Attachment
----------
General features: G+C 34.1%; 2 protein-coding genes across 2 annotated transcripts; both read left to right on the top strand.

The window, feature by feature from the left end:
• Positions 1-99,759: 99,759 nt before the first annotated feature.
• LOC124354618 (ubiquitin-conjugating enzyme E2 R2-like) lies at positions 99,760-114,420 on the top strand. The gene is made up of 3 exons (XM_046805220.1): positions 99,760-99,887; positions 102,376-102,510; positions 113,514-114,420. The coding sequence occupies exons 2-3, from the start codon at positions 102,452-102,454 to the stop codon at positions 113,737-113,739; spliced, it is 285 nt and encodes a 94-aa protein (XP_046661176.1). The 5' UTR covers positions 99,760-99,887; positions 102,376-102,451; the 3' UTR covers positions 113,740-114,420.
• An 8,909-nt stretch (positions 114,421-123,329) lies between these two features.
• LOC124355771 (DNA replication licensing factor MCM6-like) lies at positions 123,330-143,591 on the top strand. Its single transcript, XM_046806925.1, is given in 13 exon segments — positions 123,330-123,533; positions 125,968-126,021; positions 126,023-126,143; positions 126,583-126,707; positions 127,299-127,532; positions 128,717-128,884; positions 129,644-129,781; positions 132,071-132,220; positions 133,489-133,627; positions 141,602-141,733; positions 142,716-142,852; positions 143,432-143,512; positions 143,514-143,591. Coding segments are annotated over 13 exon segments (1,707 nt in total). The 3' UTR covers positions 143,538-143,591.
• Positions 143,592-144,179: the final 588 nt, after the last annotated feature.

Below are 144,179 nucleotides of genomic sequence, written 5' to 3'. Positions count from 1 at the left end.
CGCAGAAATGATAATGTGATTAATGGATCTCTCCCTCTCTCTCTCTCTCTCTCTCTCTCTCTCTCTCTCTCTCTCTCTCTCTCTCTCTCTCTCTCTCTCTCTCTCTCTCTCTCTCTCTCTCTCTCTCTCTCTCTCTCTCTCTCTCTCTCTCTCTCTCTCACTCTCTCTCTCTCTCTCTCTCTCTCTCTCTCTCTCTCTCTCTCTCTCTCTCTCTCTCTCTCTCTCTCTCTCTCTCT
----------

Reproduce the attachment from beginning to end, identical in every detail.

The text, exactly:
General features: G+C 34.1%; 2 protein-coding genes across 2 annotated transcripts; both read left to right on the top strand.

The window, feature by feature from the left end:
• Positions 1-99,759: 99,759 nt before the first annotated feature.
• LOC124354618 (ubiquitin-conjugating enzyme E2 R2-like) lies at positions 99,760-114,420 on the top strand. The gene is made up of 3 exons (XM_046805220.1): positions 99,760-99,887; positions 102,376-102,510; positions 113,514-114,420. The coding sequence occupies exons 2-3, from the start codon at positions 102,452-102,454 to the stop codon at positions 113,737-113,739; spliced, it is 285 nt and encodes a 94-aa protein (XP_046661176.1). The 5' UTR covers positions 99,760-99,887; positions 102,376-102,451; the 3' UTR covers positions 113,740-114,420.
• An 8,909-nt stretch (positions 114,421-123,329) lies between these two features.
• LOC124355771 (DNA replication licensing factor MCM6-like) lies at positions 123,330-143,591 on the top strand. Its single transcript, XM_046806925.1, is given in 13 exon segments — positions 123,330-123,533; positions 125,968-126,021; positions 126,023-126,143; positions 126,583-126,707; positions 127,299-127,532; positions 128,717-128,884; positions 129,644-129,781; positions 132,071-132,220; positions 133,489-133,627; positions 141,602-141,733; positions 142,716-142,852; positions 143,432-143,512; positions 143,514-143,591. Coding segments are annotated over 13 exon segments (1,707 nt in total). The 3' UTR covers positions 143,538-143,591.
• Positions 143,592-144,179: the final 588 nt, after the last annotated feature.

Below are 144,179 nucleotides of genomic sequence, written 5' to 3'. Positions count from 1 at the left end.
CGCAGAAATGATAATGTGATTAATGGATCTCTCCCTCTCTCTCTCTCTCTCTCTCTCTCTCTCTCTCTCTCTCTCTCTCTCTCTCTCTCTCTCTCTCTCTCTCTCTCTCTCTCTCTCTCTCTCTCTCTCTCTCTCTCTCTCTCTCTCTCTCTCTCTCTCACTCTCTCTCTCTCTCTCTCTCTCTCTCTCTCTCTCTCTCTCTCTCTCTCTCTCTCTCTCTCTCTCTCTCTCTCTCT